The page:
EVIDENCE of a vitamin deficiency is usually considered a valid indication for the use of the vitamin as a therapeutic agent. No conclusive evidence of a deficiency of vitamin E has been presented in human beings. Nevertheless, this vitamin has been used in therapeutic tests and favorable results have been reported in cases of habitual abortion,1 premature separation of the placenta,2 chronic nephritis associated with hypertensive vascular disease3 and the menopausal syndrome.4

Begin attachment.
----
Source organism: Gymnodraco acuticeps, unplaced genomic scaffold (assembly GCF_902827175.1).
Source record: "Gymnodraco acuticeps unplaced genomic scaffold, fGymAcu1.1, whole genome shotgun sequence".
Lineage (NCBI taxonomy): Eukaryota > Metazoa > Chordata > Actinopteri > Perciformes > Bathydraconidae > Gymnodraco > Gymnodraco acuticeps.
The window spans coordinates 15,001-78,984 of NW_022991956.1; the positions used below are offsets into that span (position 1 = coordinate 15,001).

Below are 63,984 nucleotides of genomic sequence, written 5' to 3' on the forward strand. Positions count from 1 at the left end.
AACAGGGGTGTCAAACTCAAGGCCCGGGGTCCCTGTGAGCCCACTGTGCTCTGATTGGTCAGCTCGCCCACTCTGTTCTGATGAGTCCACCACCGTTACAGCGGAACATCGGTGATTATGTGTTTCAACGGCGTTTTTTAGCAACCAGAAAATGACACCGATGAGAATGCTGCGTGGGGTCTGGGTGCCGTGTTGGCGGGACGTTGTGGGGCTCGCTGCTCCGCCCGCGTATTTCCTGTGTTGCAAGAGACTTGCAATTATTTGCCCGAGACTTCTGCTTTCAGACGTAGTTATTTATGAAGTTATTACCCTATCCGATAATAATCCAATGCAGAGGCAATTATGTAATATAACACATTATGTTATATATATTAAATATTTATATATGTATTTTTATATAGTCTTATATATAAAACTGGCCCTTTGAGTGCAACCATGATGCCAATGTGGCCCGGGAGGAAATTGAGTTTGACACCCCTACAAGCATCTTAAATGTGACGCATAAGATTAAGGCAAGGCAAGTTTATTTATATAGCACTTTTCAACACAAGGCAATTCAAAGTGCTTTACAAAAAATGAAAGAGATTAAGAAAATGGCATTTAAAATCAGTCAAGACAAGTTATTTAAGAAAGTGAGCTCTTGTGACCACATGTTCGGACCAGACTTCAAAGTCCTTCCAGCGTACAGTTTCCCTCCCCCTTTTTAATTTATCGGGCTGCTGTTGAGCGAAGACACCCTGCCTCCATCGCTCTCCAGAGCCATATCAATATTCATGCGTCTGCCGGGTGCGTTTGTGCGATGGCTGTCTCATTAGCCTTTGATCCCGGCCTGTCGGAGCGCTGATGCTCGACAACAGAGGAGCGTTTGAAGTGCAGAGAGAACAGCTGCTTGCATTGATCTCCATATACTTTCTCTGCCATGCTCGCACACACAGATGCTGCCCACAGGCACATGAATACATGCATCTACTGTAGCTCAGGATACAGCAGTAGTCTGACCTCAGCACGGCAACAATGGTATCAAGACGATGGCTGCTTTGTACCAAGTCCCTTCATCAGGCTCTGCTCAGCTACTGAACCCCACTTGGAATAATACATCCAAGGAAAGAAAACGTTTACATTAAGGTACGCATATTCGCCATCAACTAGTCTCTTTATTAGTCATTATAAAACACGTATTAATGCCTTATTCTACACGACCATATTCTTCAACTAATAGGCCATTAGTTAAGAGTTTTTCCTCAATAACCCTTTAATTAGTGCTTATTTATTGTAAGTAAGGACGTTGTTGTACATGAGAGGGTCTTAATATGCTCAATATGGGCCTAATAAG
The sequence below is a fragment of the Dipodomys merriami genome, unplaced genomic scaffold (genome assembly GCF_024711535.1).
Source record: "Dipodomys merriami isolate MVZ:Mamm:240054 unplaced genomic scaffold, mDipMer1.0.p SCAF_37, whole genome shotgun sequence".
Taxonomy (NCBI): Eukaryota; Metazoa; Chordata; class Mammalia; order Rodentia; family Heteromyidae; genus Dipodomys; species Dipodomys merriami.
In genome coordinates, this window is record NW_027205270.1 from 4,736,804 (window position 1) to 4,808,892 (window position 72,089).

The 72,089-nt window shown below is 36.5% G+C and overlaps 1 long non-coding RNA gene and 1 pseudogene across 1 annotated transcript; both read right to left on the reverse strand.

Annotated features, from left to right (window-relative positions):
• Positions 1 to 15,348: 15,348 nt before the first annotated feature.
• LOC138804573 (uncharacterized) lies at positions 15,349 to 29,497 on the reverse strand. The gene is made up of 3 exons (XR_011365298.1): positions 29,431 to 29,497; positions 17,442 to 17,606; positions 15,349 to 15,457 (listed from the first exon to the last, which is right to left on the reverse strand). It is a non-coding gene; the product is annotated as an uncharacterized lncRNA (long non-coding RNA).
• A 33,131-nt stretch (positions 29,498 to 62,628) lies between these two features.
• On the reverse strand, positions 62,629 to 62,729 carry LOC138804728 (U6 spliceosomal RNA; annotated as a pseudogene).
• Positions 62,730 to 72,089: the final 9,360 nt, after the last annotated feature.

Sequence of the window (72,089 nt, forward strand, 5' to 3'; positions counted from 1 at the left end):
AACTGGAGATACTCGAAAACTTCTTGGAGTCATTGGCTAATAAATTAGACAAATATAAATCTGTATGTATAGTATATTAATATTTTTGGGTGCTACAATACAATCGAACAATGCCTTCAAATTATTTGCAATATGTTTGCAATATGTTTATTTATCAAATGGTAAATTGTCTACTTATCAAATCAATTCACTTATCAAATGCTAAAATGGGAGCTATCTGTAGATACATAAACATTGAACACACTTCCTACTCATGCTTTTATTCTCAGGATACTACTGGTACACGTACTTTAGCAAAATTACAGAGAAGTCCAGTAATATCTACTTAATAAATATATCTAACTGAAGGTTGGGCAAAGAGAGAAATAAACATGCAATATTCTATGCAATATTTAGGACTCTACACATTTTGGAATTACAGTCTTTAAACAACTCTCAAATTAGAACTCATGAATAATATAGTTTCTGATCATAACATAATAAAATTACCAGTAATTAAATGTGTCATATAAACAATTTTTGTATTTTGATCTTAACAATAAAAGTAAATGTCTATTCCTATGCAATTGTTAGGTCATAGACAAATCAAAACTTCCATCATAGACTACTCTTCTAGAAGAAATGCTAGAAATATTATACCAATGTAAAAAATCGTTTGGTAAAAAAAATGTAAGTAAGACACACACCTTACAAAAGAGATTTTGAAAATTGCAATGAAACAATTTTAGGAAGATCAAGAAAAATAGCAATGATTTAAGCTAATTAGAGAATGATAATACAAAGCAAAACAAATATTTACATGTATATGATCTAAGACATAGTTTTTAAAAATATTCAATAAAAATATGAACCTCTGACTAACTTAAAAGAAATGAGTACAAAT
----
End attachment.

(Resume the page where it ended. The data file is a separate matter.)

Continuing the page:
The advent of more potent, purified preparations has made possible intensification of research in a wider field of clinical application. Christy gave preparations of vitamin E to 25 patients with surgical menopause.
No patient was treated who did not complain of severe symptoms of vasomotor instability. The amount of the drug taken varied from 10 to 30 mg. [of ephynal acetate] a day... over periods of from one to six weeks. Seven patients reported
MICHAEL ST, RUGGLES AH. VITAMIN E IN TREATMENT OF MENTAL DISORDERS. Arch NeurPsych. 1947;58(3):351–356. doi:10.1001/archneurpsyc.1947.02300320102006
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